Long Range Range Wireless Transceiver Signal Received Relay to another transceiv er Master Control Unit Server Server Decodes Decodes Received Received Message Message Packet

Packet Queries Database Queries Database Triangulates Triangulates Position Position Wireless Transceiver Signal Transmitted Prefix Prefix Appended Appended If If None None Exists Exists No In Range

of Master Receive r Yes Database 2/25/20 Graphic User Interface Location Location of of Signal Signal Data Data About About User User

16 Database Schema 2/25/20 17 Graphic User Interface Web Application Uses Google Maps API or some other mapping utility Reports location of victim Allows for notations about alert Allows for easy transceiver health pole. Demo 2/25/20 18

Milestones Phase 1 Defining System Requirements Approach ODU Define Budget Requirements Prototype Acquire Hardware and Setup for Concept Test Develop Basic Software Package Based on Requirements Perform Test and Analyze Phase 1 WBS 2/25/20 19 Milestones Phase 2 Finalize Hardware Designs Finalize Software Designs Complete Production Drawings Develop Documentation Based on Final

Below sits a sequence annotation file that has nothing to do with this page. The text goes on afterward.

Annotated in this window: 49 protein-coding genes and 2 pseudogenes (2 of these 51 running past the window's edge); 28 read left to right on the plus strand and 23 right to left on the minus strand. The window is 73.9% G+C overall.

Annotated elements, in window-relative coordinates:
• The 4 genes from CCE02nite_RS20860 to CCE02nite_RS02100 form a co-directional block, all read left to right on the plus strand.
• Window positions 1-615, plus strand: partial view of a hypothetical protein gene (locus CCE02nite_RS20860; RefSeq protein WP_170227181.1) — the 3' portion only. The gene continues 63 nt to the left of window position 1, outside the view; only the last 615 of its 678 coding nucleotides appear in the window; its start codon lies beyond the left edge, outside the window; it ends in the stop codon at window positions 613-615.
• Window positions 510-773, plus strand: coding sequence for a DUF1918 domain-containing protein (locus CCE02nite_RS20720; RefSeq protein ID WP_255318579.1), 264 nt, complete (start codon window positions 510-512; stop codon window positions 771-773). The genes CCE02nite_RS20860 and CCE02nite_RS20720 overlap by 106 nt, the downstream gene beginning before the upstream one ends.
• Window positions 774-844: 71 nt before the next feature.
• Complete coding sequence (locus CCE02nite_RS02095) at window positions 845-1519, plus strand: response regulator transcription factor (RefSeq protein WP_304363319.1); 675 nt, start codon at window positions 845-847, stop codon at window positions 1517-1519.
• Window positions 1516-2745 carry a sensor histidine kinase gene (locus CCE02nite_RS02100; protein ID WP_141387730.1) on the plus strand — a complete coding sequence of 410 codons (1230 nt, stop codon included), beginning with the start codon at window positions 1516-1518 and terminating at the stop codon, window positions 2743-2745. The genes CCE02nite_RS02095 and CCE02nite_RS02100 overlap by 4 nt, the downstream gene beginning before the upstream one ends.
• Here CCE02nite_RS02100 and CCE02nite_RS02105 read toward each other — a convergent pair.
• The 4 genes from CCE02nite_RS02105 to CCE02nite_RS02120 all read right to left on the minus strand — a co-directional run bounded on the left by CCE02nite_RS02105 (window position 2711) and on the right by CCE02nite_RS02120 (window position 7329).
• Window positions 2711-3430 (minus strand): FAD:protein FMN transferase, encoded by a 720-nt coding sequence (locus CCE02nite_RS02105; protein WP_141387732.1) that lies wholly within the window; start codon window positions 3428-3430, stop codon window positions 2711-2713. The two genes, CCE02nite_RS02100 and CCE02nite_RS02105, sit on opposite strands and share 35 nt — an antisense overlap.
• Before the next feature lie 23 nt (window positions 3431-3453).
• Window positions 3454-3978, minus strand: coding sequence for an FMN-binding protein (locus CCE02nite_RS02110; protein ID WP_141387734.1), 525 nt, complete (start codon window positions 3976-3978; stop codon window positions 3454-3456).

Designs Seek New Customers Review Budget and Establish Requirements for Continuation Phase 2 WBS Phase 2 WBS (continued) 2/25/20 20 Milestones Phase 3 & Beyond Begin Production (subcontracted) Receive Production Units Complete Full System Tests Complete Documentation Ship to Customer Continue Marketing and Business Development Establish Support Center

Phase 3 WBS 2/25/20 21 Risk Management Financial Technical Legal Other 2/25/20 22 Risk Matrix 2/25/20 23

Risks Cost to Customer Effective marketing Universities could seek grants and incorporate cost into student fees. Initial Cost Outlay Cost effective suppliers Venture capitalist funding Partnering with a larger firm 2/25/20 24 Risks (continued) Radio Signal Interference Control Unit / Server software to ensure no false signals Make use of the repeated signal System Maintenance Low maintenance designs to include solar

power options and rugged enclosures. System Malfunction (i.e. Fails to Send Alert) Make sure that a disclaimer is prominently displayed 2/25/20 25 Risks (continued) False Alarms Enact policies stipulating penalties for misuse Include as part of a Universities Honor Code System Abuse A Fob will be de-authorized upon being lost or stolen. Any signal from a de-authorized device is ignored. FCC Regulations Work closely with FCC representatives.